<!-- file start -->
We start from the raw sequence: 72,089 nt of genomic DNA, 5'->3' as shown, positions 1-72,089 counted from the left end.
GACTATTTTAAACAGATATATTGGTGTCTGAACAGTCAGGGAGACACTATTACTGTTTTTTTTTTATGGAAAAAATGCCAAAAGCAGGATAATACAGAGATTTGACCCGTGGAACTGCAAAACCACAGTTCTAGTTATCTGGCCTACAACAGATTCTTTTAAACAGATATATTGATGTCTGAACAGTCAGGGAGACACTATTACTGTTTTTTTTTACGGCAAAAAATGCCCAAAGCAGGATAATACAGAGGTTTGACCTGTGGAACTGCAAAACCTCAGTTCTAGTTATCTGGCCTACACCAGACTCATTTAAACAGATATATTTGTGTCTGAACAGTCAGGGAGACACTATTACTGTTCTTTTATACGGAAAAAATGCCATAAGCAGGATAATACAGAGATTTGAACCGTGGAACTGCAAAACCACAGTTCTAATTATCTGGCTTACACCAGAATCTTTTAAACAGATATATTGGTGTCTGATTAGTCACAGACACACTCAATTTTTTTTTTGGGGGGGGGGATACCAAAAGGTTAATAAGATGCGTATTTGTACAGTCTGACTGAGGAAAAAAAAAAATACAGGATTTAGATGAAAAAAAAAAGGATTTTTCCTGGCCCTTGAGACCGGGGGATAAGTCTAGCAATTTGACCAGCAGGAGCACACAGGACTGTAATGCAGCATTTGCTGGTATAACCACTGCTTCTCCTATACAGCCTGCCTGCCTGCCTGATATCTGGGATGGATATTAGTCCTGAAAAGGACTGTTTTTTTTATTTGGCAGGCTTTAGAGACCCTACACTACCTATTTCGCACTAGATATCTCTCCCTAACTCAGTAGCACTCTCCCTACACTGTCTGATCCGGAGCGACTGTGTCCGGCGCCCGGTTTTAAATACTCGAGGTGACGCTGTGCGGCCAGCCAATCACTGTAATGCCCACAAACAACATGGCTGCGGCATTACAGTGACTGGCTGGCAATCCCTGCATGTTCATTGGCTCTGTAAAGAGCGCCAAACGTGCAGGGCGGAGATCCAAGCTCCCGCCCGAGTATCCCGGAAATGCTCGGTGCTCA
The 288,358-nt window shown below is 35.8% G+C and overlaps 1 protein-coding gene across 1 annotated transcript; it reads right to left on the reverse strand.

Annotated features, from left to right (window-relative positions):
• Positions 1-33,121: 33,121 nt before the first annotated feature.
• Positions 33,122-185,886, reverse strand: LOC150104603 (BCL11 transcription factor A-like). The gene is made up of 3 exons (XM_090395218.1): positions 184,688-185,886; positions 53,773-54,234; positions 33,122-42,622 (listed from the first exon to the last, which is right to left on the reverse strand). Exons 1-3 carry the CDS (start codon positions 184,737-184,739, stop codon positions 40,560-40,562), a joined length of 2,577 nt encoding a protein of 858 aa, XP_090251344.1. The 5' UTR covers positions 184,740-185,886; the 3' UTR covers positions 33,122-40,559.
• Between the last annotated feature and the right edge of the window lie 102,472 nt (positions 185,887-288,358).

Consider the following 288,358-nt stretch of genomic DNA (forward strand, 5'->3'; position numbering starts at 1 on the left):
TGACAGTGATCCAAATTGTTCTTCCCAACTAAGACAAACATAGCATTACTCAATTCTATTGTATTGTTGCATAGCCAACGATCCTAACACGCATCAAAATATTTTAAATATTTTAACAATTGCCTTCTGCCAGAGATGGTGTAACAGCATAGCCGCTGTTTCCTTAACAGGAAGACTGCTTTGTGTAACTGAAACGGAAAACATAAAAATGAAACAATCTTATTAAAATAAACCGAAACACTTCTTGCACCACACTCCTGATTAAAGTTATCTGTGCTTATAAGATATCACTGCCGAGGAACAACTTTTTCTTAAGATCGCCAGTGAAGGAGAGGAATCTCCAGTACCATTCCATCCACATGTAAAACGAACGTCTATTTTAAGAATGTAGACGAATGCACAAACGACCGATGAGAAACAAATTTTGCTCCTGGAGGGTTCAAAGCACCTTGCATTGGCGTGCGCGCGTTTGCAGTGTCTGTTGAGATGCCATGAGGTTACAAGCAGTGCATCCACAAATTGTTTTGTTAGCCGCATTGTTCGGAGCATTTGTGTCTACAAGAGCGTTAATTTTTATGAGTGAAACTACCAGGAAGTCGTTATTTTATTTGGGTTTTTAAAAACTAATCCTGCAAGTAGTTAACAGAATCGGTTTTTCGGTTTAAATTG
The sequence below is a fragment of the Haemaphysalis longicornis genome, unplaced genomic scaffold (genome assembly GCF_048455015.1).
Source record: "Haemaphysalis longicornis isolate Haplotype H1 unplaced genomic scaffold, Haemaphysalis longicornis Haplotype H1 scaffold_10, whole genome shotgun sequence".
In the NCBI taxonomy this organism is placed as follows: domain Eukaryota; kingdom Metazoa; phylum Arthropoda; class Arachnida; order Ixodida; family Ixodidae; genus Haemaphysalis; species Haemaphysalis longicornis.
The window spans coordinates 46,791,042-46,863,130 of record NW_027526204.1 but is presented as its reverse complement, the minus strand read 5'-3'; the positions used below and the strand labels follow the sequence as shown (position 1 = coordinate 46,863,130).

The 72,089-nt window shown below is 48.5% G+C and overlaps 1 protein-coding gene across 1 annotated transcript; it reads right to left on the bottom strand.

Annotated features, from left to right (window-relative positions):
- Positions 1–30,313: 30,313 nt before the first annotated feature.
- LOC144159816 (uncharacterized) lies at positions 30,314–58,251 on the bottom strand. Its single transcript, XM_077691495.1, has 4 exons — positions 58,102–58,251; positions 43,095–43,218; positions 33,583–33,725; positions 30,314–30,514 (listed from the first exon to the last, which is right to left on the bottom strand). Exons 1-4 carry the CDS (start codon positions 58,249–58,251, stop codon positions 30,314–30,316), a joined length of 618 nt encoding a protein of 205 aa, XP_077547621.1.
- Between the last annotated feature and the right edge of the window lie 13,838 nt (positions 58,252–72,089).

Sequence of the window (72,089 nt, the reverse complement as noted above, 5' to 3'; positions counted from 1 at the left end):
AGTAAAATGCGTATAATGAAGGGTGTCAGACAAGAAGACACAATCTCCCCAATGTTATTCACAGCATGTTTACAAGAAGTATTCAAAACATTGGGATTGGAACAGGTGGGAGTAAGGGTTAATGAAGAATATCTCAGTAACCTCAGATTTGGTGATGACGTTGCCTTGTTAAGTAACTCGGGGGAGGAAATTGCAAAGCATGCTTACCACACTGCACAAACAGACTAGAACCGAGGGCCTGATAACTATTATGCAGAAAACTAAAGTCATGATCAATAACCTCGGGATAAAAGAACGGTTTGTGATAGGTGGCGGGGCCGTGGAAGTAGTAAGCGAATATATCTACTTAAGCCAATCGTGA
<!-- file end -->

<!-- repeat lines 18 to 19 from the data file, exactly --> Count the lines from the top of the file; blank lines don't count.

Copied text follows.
- Between the last annotated feature and the right edge of the window lie 13,838 nt (positions 58,252–72,089).

Sequence of the window (72,089 nt, the reverse complement as noted above, 5' to 3'; positions counted from 1 at the left end):